Hana-Saku Iroha Episode 11 – Contra Mundum
The last few episodes of Hana-Saku Iroha have returned to exploring Ohana’s maturation into an adult, tracking her slow shift in attitudes while avoiding a focus on some of the more … colorful members of the inn staff. Watching Jiroumaru screw something up or Enishi slavishly follow the idiot advice of Kawajiri was wearing thin on me, so I’m not going to complain on that score.
The largest blocks on Ohana’s growth, however, are tied into her prior relationships, the ones she left behind. Ohana’s mother Satsuki is hardly the worst mother in the world, but she is selfish, inattentive, and unable to communicate what affection she has for Ohana in a way that the latter (or most outside observers) can recognize. Ohana’s best friend Koichi desperately wants to be more than a friend, but Ohana has been dancing around giving him a straight answer, uncertain of her own feelings.
Those two unresolved relationships continue to influence and guide Ohana in her work in the inn. Thus, it’s appropriate that her work at the inn leads her back to both of them.
Given the considerable efforts the staff put in to impress possible reviewers, the inn staff is obviously eager to figure out how they ranked—and understandably disappointed to discover they only got five out of ten stars. Immediately following the release of the rankings, multiple customers call in to cancel reservations. The struggling Kissuisou has been dealt another blow.
While the manager takes such news calmly, having no doubt read other negative reviews in the past, her granddaughter has no such perspective, and is outraged by the patently unfair rating. She’s upset enough to take the day off and charge back to Tokyo, to complain directly to the publisher. While I wouldn’t expect such an approach to get her anywhere, her passion is such that the editor eventually caves and provides the name of the writer: Satsuki Matsumae.
Finding out that your mother was responsible for a hit piece on your place of employment (and her mother’s inn) is not a good way to start your day. It gets worse as Satsuki admits, without any guilt, that she was paid to discredit not just Kissuisou, but every inn in that town, on behalf of a new competitor. According to her, such tasks are a common occurrence in her work, and helped support Ohana as she grew up.
While it’s not as much as a shock as finding out your parent is a drug lord or committed war crimes, it’s still much more than the idealistic Ohana can take. She launches a one-woman protest movement, trying to convince her mother to at least come to the inn personally. Ohana would love a retraction, but she’ll settle for Satsuki seeing how good the inn is and feeling guilty about what she wrote. In short, she wants her mother to admits she’s wrong and Ohana is right.
Guilt does not seem to be a word in Satsuki’s vocabulary, however, and she basically ignores her daughter’s actions. It’s telling, however, that she does stop to provide Ohana with some food late in the day. Satsuki recognizes her ability to provide for her daughter’s physical needs; it’s the emotional ones she has trouble with. We’ve seen how Satsuki is willing to accept “punishment” from her daughter for various broken promises or selfish actions. But she never changes her behavior as a result.
For that matter, Satsuki dumped her louse of a boyfriend and returned to Tokyo to work. Did it not occur to her to bring her daughter back? Granted, the inn is a far healthier environment for Ohana, socially or otherwise, than a crowded apartment with an absent-even-when-present mother. But mothers are at least supposed to pretend to care about their children, beyond the assurance that basic physical needs are met. It doesn’t seem like Satsuki has ever provided this.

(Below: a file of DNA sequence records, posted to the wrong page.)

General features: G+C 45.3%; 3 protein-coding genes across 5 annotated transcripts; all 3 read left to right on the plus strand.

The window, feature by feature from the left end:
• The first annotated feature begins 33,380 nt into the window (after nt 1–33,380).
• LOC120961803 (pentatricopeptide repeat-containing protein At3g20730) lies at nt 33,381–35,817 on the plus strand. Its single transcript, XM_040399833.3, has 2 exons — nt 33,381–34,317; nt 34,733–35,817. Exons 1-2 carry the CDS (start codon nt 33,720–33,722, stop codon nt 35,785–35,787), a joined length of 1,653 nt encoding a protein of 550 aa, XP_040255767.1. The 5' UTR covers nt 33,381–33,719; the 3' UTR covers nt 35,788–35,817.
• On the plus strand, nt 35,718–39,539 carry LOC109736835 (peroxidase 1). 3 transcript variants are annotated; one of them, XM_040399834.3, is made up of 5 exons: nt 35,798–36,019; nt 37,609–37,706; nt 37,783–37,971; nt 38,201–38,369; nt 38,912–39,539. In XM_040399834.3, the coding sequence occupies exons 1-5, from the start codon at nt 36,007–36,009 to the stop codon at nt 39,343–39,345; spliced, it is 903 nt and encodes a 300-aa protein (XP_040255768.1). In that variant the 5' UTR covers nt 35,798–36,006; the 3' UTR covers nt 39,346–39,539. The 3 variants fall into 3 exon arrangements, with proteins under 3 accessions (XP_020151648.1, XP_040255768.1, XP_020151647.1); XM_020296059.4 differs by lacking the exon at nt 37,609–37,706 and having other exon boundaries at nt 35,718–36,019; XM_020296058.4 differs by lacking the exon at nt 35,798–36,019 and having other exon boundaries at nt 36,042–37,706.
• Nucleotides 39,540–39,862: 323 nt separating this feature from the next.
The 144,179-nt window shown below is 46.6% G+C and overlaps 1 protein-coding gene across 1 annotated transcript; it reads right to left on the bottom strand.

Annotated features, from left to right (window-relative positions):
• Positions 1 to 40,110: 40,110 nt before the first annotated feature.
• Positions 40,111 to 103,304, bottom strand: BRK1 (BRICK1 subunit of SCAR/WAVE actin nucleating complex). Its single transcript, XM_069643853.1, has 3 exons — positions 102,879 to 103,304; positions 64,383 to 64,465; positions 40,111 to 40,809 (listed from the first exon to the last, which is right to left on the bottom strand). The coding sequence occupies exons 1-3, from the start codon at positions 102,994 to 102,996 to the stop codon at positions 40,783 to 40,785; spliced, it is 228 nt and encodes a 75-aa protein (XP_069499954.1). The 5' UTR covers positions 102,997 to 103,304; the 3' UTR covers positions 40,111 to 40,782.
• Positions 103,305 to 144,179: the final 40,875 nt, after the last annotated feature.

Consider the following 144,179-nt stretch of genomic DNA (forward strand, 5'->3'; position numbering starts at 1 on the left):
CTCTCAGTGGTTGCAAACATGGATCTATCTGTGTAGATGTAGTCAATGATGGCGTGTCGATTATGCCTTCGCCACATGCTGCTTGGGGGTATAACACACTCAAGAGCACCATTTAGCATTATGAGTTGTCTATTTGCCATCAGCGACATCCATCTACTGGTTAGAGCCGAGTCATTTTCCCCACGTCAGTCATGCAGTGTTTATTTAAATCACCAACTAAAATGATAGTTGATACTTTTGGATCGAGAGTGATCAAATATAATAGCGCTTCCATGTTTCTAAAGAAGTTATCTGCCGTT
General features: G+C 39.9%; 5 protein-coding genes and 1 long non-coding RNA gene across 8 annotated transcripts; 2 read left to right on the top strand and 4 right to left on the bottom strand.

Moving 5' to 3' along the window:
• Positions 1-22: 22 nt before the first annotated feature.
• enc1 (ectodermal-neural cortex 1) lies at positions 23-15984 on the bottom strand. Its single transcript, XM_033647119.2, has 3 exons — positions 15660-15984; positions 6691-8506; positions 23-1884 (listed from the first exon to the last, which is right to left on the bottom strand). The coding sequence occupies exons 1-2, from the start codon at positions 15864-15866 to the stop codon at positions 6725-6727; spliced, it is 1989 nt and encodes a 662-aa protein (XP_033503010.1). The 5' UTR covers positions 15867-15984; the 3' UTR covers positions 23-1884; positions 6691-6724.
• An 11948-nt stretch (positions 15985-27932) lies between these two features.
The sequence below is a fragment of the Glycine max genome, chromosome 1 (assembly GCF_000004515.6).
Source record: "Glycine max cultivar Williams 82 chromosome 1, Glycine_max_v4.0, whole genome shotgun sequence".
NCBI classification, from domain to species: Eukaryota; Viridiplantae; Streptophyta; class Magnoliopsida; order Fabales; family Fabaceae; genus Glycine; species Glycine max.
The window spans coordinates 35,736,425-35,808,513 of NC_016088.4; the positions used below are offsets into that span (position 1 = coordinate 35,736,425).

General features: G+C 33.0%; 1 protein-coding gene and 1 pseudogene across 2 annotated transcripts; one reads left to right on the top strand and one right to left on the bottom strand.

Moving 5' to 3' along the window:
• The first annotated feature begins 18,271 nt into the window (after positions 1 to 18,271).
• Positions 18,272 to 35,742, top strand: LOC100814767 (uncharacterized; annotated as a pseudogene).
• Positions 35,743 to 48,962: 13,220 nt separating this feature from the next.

The other major relationship of Ohana’s past life is Koichi, and here there’s an interesting reversal of roles. Ohana is the one to try to avoid her responsibilities to Koichi, among them to give a straight answer to declaration of love. Ohana’s own feelings on the subject are incredibly confused, so when she accidentally runs into Koichi in a bookstore, she tries to hide. Hiding her true feelings, even from herself, is seemingly her only coping mechanism.
There are some signs that she can’t deceive herself for much longer. She’s obviously discomforted when she learns that one of Koichi’s coworkers has the hots for him, providing a rival who could steal him from her. And she’s also afraid, deathly afraid, of losing Koichi’s friendship and support, so much so that she runs away. If she leaves on her own accord, he can’t leave her first—and she still is desperately hoping that he will follow. (He doesn’t.)
When Ohana is left in the rain, exhausted emotionally and physically from her day, her signs ruined, and having fled by some random jerks who tried to hit on her in a creepy and aggressive way, it’s Koichi she wants to come rescue her. She knows he’s the support she’s always relied on, when her mother failed her and she was left alone. She may not love him in the traditional sense, but she needs his support, even though her actions are only driving a further wedge between them.
To go through your teenage years is having your world turned upside-down, as new experiences call into question old beliefs and physical maturation is followed, ever so slowly, by the emotions. Ohana is forced to face many uncomfortable truths about her mother this episode—but also about herself. At the end of the day, Ohana is powerless to make others do the right thing and unable to do the right thing herself. It’s often claimed that the youth are impassioned about great causes and sure of their own moral rectitude. Part of becoming an adult is having reality beat that self-righteousness out of you.
You can watch the episode here.